Give my son justice for IRA murder of mum he never got to know
A man whose wife was murdered by the IRA 30 years ago has said he will never forgive the killer for robbing his baby son of his mother.
Lowry Mathers' wife Joanne (29) was shot dead in Gobnascale's Anderson Crescent in Derry as she collected census forms in 1981.
No-one was ever convicted of her murder and now her husband has called on the PSNI's Historical Enquiries Team to reopen the investigation.
Joanne Mathers' son Shane was under two years of age when a police officer arrived at the family home in Bready to tell Mr Mathers his wife had been gunned down in broad daylight as she went door-to-door collecting completed census forms.
Shane has no memory of his mother, other than what his |father has told him. Mr Mathers says it is this more than anything else that means he will never be able to forgive the IRA members who murdered his wife.
Speaking from the same home he and Joanne shared as a newly married couple, Mr Mathers said he often wonders how the killers live with themselves.
He said: “Over the years I have wondered if they went on to have children of their own, and did they ever look at them and think about my son who was a year and 10 months when he was left with no mother?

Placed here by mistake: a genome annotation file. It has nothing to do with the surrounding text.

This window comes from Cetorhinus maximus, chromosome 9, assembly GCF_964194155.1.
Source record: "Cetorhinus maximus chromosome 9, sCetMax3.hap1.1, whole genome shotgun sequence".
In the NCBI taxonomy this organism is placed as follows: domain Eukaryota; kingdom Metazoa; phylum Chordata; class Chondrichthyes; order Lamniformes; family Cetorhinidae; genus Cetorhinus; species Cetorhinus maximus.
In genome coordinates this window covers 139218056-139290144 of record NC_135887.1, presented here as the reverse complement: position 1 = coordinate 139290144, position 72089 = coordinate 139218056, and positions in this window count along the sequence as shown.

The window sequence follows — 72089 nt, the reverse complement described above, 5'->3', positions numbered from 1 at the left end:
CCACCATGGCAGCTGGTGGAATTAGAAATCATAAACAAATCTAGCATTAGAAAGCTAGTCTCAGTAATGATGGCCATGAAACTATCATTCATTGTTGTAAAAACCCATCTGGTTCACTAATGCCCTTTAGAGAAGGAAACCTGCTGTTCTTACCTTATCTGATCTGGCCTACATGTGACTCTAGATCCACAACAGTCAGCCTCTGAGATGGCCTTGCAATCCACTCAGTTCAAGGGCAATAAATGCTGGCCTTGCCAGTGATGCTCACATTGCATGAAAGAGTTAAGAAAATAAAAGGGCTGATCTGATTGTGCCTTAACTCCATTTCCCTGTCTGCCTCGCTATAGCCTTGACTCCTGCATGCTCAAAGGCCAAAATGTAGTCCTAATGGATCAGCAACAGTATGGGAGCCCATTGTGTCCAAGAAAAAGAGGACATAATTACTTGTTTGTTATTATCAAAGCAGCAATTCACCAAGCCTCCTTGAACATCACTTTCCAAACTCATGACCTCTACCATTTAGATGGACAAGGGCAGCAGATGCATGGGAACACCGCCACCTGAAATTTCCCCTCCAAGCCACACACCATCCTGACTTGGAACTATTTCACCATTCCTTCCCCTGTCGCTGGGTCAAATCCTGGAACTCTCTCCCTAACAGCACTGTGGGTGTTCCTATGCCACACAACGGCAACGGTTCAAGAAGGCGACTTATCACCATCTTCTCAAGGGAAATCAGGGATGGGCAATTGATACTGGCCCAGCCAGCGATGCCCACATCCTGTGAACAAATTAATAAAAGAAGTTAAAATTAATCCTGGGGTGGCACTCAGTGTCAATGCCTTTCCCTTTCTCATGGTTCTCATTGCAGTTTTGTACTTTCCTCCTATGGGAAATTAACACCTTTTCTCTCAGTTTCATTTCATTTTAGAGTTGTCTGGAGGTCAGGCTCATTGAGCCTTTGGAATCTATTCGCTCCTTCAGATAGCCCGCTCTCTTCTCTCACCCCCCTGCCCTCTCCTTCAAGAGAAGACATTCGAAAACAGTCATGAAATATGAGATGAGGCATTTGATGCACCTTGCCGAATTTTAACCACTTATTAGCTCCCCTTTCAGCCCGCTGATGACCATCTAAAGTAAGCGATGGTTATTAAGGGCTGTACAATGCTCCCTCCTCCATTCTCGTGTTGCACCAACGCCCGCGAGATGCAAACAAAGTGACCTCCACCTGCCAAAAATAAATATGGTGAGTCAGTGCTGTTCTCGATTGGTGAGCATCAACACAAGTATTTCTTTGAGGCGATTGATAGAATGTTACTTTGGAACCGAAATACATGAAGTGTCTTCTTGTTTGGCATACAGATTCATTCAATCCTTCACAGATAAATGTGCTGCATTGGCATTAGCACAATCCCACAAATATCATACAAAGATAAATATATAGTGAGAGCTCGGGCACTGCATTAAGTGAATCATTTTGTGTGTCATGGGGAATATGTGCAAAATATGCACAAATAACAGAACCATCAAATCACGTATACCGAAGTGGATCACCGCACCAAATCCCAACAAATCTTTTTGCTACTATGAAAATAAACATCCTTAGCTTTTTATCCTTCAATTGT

“The simplest things have been the hardest for me, like watching other children running to their mothers at the school gate, but Shane missed out on that and so much more.
“Shane has no memories of Joanne except for what I have told him. I know she would have been so proud of him, but they took that away from her and from him, and for that I will never, ever forgive them.
“I want the HET to reinvestigate her death for Shane, more than anything else. Joanne deserves justice, even if it is 30 years later.”
Last night Deputy First Minister Martin McGuinness — a former IRA leader in Derry — was challenged to help with a new investigation.
UUP leader Tom Elliott said: “It is long past time he came clean about what he knows about the crimes committed by the IRA in Londonderry whilst he was in command.”
In a shocking twist, Mr Mathers said he had discovered for himself that there may be new evidence that could lead to a conviction.
He said: “I found out recently that the gunman cut himself and his blood was found at the scene, so I can't understand how the police weren't able to do forensic tests on that, if it is the case. This could be sorted out so easily.”
During the census, Sinn Fein urged people not to complete forms to demonstrate support for the 1981 hunger strike. The move meant officials could not collect the forms from householders in republican areas. After Joanne Mathers’ murder, the census figures were skewed, with a large under-representation of Catholics. The population was recorded as 1,481,959 with 28% giving their religion as Catholic. Later estimates put the true figure at 38.5%.